I didn’t have a lot of time for a bike ride on Friday, thanks to a writing date, a phone call, and a couple of meetings that broke up my day. Friday was the end of week three of this stay-inside-work-from-home business, and parts of my life are moving along in deceptively normal ways. The deception is that it’s normal.
Like, I met with a student for advising for next fall. This time, though, we were staring at each other through computer screens and talking about next semester like maybe we’ll be “back to normal” then, like we will ever just go back to normal. There’s a sheen of unreality to the regular ol’ things I do these days. I wonder if it will ever seem normal to stay inside my house all day except for the hour or so I’m outside for exercise. I’ve got nothing but time to find out, so I’ll just be over here, waiting.
In the meantime I took the 45 minutes I had between work things to hop on my bike and do a quick and windy ride downtown. It feels like some daredevilry to be outside these days, but it also feels kind of normal. There’s still traffic, albeit light, bikers and scooters in the bike lane, small groups gathered outside the Save A Lot at Maryland and 20th, and a whole lot of construction workers–looks like construction’s still essential.
What feels different are the number of people with masks on, the almost-empty lanes on Pratt Street, and the sense that I shouldn’t be out here at all, and neither should anyone else. Outside exercise is still encouraged, so I’m still doing that, but the discomfort at being near others is increasing.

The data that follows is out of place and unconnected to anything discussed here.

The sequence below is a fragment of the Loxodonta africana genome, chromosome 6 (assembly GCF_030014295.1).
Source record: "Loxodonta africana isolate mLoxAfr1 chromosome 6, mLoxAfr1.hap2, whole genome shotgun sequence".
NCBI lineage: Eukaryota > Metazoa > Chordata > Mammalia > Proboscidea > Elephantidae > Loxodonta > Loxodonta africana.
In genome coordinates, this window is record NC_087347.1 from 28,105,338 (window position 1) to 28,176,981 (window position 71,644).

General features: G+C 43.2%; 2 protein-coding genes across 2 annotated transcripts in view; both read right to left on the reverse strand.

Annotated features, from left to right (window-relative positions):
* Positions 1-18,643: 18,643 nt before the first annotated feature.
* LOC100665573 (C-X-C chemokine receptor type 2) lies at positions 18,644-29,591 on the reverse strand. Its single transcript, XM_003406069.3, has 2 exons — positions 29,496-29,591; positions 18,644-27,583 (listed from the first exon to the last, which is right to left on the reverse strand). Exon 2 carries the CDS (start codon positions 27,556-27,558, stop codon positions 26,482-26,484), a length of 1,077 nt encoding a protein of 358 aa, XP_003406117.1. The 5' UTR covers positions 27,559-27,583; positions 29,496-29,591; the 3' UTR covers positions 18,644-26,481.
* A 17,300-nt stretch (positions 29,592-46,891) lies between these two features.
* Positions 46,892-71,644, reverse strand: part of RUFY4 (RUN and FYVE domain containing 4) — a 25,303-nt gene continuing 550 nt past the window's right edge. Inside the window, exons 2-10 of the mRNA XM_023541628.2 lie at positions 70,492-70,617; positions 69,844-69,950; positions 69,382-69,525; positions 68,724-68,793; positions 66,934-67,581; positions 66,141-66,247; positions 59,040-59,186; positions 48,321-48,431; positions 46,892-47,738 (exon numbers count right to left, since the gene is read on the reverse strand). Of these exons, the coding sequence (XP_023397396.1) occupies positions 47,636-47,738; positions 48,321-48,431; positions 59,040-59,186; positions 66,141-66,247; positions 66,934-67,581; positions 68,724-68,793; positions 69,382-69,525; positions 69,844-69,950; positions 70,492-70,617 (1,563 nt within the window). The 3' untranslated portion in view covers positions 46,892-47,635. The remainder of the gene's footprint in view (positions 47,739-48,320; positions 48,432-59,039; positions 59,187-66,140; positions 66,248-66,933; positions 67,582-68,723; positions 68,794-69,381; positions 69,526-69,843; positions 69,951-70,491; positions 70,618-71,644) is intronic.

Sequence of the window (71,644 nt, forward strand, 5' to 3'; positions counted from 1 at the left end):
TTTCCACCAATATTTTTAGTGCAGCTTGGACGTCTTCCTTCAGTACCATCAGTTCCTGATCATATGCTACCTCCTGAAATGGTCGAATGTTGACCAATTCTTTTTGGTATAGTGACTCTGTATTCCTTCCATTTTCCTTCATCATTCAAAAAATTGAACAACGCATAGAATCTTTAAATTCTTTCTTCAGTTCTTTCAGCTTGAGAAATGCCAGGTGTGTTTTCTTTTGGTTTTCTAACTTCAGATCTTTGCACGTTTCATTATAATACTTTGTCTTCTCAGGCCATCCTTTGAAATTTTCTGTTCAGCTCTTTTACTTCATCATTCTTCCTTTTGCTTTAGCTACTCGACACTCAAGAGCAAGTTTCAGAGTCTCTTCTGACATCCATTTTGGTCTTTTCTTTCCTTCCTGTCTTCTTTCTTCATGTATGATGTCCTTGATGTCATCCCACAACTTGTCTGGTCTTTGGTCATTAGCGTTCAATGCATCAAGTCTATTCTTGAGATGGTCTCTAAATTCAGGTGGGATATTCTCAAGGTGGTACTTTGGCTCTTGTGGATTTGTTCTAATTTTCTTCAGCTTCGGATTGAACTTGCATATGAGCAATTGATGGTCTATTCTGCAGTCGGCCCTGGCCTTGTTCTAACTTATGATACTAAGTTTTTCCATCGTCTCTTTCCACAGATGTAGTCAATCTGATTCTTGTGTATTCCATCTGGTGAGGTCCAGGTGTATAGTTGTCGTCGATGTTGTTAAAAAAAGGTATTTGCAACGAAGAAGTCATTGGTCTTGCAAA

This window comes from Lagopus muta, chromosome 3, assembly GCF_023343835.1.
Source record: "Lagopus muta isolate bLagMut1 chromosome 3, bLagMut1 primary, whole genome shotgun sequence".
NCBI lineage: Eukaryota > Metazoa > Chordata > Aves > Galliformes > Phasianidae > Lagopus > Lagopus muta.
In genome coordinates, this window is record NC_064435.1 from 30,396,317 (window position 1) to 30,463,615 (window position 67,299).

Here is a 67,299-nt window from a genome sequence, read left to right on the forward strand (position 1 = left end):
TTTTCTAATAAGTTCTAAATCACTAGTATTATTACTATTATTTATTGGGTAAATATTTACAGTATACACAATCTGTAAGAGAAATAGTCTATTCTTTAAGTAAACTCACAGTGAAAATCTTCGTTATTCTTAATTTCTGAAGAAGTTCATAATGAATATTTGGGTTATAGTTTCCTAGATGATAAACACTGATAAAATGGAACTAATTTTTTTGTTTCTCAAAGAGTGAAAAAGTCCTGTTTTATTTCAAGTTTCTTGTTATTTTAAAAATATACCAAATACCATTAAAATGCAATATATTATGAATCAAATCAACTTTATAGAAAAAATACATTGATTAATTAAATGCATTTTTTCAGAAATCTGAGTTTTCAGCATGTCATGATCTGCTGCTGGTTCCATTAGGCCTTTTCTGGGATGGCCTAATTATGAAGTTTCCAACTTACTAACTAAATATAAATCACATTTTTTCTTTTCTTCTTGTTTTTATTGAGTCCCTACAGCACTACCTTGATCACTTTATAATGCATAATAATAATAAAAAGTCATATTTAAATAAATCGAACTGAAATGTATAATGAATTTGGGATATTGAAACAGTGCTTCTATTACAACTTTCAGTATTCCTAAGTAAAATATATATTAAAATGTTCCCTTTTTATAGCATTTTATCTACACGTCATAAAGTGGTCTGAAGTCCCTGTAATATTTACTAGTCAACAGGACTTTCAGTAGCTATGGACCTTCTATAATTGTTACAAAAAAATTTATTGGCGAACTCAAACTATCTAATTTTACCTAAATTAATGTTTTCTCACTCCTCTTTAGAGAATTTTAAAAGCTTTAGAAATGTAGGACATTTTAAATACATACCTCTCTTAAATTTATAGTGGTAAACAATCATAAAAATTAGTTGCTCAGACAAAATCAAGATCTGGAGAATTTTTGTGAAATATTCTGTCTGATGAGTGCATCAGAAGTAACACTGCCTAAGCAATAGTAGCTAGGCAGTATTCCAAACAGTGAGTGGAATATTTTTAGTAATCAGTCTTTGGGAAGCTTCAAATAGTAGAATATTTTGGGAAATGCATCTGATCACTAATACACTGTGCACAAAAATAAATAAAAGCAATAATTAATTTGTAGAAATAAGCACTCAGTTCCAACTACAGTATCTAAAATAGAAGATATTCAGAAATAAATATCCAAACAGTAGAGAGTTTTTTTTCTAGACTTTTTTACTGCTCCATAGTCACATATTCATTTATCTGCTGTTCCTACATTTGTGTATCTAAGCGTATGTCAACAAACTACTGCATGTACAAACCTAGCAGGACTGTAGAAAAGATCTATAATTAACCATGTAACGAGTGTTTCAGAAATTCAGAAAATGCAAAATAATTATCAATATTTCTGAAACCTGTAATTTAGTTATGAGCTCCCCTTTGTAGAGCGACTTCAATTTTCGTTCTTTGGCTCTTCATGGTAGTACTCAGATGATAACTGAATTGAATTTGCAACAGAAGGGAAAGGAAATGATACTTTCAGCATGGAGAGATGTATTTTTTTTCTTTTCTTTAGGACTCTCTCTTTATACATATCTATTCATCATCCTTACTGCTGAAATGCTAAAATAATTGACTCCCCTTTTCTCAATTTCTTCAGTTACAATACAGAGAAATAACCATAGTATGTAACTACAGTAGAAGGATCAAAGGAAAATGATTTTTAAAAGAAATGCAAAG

And that’s so hard for me. The friendly how-you-doin’ just doesn’t feel the same as I shout it while stepping out in the middle of the street to keep six feet between me and my fellow pedestrians, know what I mean? I miss the casual intimacy with strangers that comes with living in the city. I’ll keep my eyes open for new intimacies, figure out what’s enabled by this time, yadda yadda yadda, but right now I just feel the loss.
This bike ride felt normal, though I didn’t lock up once I got downtown to catch the bus to work. Instead I took a left into the empty bus/bike lane on Pratt, and took the empty lane next to it to go around buses stopped at Light Street. The bus stops are still crowded, because people still have to go to work, and they still don’t have cars.
I crossed Light Street and pedaled into McKeldin Square. They finished installing the new memorial to Theodore Roosevelt McKeldin. The fountain’s been gone for years, and now we’ve got this engraved ledge: “A Visionary for Development in Baltimore City…An Advocate for Equality of Baltimore’s Citizens.” Oh, really? Development in Baltimore never looks like it has much to do with advancing equality for Baltimore’s citizens, but I don’t know much about McKeldin’s work. In other days that might send me off to do some research to figure out to what extent I think the guy did both, but not right now.
Right now I have the energy to ride, to write a little bit, and to read a whole lot of fiction when I’m not doing my day job. I’m still teaching, or trying to, and doing that thing where you hold so much space for your students that you forget you need to hold some space for yourself, too.
I made it home with ten minutes to spare, washed my hands vigorously, and opened my computer, again, for a video meeting, again. I was so good to see E. She’ll be a junior next year, and has decided on a double major, a good fit with ours. I look forward to seeing her live and in person in the fall.